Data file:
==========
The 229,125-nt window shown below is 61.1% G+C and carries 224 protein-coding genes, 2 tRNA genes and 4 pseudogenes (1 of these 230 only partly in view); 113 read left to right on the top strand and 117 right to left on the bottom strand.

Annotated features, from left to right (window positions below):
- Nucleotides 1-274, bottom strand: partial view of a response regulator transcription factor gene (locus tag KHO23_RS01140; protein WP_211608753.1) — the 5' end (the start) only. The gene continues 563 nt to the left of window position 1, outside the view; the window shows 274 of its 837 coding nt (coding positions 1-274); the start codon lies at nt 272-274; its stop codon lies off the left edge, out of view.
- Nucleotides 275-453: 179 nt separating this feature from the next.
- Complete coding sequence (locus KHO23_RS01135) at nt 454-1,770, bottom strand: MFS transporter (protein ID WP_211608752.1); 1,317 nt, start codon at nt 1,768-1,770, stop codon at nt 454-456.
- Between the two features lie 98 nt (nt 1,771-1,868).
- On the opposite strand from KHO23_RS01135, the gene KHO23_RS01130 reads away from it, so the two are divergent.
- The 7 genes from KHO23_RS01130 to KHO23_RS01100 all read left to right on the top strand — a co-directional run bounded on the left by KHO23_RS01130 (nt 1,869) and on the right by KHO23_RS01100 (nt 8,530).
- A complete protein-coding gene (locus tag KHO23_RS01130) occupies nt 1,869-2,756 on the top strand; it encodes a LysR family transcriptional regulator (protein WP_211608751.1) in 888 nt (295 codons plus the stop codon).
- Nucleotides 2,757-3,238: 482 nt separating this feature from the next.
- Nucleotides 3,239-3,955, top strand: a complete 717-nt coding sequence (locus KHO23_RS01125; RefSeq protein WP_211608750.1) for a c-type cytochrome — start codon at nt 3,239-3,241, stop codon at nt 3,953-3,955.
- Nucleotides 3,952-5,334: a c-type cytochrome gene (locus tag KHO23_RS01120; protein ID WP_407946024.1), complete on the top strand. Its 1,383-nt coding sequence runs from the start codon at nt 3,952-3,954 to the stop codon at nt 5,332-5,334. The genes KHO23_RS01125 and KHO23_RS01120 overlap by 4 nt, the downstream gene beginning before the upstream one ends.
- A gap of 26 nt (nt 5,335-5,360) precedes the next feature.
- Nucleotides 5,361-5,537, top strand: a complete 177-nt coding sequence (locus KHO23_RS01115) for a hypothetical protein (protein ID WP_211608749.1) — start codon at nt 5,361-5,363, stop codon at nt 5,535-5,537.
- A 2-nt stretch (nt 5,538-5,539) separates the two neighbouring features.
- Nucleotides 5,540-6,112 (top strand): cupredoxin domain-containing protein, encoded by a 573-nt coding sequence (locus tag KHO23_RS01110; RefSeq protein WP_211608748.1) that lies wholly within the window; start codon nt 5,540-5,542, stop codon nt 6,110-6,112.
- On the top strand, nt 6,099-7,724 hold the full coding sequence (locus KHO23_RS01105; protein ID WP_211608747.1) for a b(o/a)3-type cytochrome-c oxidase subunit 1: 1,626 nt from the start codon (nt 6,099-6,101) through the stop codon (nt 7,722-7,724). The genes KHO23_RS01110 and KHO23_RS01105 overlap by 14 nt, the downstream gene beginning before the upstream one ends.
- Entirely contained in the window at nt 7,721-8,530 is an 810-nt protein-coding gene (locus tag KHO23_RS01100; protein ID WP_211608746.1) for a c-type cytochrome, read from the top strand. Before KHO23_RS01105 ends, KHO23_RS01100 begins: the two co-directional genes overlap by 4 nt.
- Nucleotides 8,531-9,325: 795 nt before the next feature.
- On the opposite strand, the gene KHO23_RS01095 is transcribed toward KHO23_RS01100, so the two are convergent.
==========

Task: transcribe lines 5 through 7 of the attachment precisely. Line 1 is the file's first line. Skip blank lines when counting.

- Complete coding sequence (locus KHO23_RS01135) at nt 454-1,770, bottom strand: MFS transporter (protein ID WP_211608752.1); 1,317 nt, start codon at nt 1,768-1,770, stop codon at nt 454-456.
- Between the two features lie 98 nt (nt 1,771-1,868).
- On the opposite strand from KHO23_RS01135, the gene KHO23_RS01130 reads away from it, so the two are divergent.